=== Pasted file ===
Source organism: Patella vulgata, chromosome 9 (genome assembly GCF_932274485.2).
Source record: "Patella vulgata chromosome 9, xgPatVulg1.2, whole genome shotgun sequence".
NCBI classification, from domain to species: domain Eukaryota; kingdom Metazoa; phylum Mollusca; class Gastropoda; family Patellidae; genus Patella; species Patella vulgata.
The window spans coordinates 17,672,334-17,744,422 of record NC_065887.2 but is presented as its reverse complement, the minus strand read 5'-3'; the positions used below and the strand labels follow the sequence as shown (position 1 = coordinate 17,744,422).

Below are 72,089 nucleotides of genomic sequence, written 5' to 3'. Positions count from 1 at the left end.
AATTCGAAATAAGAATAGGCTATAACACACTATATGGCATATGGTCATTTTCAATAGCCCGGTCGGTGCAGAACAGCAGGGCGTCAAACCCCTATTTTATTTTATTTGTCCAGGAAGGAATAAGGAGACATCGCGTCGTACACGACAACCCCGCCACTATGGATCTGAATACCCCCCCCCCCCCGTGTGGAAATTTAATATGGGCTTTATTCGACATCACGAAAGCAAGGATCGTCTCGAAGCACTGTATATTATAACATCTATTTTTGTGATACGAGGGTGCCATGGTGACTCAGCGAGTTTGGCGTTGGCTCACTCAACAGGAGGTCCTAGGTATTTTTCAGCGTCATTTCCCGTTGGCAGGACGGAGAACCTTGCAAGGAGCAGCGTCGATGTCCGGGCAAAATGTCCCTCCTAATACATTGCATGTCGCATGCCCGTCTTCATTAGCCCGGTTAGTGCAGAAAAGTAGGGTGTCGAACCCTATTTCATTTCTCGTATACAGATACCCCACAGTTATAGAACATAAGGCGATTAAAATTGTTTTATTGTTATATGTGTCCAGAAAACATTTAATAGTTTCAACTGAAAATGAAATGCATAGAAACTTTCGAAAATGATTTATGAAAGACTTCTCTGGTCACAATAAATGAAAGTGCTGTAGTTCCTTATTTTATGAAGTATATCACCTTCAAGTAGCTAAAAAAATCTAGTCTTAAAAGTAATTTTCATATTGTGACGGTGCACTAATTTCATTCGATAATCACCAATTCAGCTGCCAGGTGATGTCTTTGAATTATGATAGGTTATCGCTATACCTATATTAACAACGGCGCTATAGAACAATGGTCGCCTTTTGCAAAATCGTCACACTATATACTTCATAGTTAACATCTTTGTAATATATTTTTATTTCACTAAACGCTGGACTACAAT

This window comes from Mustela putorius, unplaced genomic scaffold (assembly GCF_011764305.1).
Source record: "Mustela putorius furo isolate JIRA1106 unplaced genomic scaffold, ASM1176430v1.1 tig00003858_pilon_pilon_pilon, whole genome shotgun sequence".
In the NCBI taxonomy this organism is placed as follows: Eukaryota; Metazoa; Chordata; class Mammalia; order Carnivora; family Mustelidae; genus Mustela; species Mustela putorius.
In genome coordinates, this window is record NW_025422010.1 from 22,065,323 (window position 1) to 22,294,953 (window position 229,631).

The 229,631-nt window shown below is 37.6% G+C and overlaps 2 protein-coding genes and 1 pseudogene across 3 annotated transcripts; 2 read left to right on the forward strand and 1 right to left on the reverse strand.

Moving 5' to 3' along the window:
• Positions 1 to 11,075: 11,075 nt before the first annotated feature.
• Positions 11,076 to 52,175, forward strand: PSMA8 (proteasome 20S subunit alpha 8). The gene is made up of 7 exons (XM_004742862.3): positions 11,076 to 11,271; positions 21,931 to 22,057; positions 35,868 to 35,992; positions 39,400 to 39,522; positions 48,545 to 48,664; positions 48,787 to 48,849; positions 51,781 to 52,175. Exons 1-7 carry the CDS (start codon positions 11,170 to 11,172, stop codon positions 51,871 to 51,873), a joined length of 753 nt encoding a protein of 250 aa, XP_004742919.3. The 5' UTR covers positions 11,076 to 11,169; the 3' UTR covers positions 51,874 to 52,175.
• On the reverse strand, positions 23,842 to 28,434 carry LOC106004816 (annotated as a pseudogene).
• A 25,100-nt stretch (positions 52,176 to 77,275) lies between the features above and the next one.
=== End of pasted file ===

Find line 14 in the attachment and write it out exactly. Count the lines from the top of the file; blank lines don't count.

• Positions 11,076 to 52,175, forward strand: PSMA8 (proteasome 20S subunit alpha 8). The gene is made up of 7 exons (XM_004742862.3): positions 11,076 to 11,271; positions 21,931 to 22,057; positions 35,868 to 35,992; positions 39,400 to 39,522; positions 48,545 to 48,664; positions 48,787 to 48,849; positions 51,781 to 52,175. Exons 1-7 carry the CDS (start codon positions 11,170 to 11,172, stop codon positions 51,871 to 51,873), a joined length of 753 nt encoding a protein of 250 aa, XP_004742919.3. The 5' UTR covers positions 11,076 to 11,169; the 3' UTR covers positions 51,874 to 52,175.